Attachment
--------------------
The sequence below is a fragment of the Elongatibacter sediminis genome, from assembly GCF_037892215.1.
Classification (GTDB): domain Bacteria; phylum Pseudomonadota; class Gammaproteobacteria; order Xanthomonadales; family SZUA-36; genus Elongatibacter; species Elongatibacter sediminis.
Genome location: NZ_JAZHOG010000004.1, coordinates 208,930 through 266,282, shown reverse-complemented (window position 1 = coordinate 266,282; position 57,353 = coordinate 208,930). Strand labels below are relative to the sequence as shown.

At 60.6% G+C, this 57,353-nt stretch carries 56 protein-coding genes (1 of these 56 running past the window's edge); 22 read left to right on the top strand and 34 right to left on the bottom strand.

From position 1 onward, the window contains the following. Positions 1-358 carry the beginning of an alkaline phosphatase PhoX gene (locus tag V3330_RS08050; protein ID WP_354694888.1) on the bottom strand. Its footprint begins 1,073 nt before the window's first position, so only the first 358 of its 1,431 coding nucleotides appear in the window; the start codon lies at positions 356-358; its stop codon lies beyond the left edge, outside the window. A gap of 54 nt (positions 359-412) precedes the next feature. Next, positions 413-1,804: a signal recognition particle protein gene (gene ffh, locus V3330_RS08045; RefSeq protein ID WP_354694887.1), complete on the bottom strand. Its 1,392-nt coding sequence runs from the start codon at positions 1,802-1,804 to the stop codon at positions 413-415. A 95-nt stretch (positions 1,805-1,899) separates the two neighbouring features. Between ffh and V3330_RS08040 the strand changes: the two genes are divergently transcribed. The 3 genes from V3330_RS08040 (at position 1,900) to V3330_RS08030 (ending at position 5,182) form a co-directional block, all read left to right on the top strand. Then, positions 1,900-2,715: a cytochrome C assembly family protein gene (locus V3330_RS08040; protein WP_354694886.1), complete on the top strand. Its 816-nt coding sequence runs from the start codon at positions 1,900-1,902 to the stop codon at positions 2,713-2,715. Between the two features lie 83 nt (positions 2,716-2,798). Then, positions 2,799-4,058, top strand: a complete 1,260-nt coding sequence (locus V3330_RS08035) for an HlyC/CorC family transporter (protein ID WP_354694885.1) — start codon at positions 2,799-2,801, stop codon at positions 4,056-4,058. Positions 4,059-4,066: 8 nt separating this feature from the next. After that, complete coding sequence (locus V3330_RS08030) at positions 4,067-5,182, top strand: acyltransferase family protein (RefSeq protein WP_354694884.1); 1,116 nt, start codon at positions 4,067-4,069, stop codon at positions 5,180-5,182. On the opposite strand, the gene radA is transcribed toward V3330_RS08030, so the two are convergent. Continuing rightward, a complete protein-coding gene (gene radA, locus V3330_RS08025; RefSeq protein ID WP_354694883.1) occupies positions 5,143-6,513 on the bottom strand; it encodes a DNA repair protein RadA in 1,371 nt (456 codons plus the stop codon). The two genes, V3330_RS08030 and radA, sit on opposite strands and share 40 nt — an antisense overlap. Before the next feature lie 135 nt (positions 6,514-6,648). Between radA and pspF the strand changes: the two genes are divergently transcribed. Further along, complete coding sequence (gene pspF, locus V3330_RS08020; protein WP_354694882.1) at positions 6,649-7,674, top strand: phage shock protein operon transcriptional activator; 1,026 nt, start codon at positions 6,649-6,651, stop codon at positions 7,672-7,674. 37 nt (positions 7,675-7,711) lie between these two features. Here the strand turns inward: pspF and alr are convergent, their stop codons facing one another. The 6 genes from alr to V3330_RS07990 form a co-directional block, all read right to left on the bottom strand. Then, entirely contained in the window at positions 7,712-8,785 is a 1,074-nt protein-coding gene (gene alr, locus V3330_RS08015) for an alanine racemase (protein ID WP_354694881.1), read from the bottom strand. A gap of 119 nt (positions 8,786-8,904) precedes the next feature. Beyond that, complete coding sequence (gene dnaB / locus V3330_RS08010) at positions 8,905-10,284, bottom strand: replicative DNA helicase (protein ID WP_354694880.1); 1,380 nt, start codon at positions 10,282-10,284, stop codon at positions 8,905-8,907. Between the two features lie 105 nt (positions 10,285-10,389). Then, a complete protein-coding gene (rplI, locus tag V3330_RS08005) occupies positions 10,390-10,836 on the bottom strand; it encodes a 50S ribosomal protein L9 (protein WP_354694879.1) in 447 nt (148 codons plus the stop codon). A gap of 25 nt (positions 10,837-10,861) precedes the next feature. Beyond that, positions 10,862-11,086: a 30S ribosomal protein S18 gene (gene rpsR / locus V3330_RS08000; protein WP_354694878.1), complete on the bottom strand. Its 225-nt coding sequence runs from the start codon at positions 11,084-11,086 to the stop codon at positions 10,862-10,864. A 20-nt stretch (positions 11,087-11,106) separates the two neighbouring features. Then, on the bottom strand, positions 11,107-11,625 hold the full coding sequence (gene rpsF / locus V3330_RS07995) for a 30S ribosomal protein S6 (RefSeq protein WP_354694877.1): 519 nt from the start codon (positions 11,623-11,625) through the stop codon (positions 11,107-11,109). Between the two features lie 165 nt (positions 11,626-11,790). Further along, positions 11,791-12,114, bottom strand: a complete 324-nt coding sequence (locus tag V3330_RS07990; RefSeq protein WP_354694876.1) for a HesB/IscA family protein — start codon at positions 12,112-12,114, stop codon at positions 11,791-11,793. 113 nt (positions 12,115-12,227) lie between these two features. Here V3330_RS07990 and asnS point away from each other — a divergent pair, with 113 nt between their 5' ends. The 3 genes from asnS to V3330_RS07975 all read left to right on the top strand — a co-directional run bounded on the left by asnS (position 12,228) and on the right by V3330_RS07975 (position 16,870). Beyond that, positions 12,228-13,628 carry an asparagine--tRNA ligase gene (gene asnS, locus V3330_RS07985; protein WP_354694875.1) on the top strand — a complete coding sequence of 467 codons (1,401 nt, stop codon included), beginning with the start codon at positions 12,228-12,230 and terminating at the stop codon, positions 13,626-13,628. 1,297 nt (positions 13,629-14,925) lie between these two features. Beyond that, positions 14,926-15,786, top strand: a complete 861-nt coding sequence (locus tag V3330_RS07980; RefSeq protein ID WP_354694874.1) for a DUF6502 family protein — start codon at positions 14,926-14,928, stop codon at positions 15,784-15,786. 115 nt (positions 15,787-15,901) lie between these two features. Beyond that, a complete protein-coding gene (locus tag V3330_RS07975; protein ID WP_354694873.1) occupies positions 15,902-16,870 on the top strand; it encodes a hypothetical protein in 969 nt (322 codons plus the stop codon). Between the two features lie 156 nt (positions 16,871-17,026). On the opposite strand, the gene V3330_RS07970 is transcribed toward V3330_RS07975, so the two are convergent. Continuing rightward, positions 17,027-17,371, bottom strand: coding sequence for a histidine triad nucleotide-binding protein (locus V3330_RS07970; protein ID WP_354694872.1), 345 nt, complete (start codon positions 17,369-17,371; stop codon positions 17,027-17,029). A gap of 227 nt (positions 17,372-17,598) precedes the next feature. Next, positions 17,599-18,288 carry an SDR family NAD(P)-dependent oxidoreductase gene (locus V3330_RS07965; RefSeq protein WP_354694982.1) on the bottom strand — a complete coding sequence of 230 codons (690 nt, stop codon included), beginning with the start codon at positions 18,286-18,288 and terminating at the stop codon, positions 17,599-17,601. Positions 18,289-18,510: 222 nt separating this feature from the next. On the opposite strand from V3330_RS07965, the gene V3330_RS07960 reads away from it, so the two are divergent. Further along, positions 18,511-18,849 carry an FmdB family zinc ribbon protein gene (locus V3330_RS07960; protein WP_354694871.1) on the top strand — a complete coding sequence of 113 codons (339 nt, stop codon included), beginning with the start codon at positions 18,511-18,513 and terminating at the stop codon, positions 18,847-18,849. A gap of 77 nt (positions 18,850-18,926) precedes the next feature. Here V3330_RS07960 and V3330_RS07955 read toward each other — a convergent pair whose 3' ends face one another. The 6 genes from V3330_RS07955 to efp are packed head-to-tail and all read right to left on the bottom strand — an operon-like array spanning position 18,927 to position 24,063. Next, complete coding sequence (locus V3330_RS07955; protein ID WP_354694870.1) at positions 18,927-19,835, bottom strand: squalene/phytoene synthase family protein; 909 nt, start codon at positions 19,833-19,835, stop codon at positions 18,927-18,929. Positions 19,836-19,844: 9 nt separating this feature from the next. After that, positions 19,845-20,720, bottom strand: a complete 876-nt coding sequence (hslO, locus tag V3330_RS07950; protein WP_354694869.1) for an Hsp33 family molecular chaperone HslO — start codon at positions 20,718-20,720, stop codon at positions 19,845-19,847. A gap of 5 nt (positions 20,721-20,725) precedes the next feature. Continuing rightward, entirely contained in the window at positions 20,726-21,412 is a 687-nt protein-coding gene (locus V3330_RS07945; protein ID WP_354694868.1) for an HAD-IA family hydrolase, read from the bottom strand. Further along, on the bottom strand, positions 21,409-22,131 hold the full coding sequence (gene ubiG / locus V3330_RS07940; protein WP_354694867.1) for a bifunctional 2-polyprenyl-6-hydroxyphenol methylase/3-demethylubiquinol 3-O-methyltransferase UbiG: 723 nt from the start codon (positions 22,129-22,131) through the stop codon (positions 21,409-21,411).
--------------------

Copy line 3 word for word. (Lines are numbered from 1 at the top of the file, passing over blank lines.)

Genome location: NZ_JAZHOG010000004.1, coordinates 208,930 through 266,282, shown reverse-complemented (window position 1 = coordinate 266,282; position 57,353 = coordinate 208,930). Strand labels below are relative to the sequence as shown.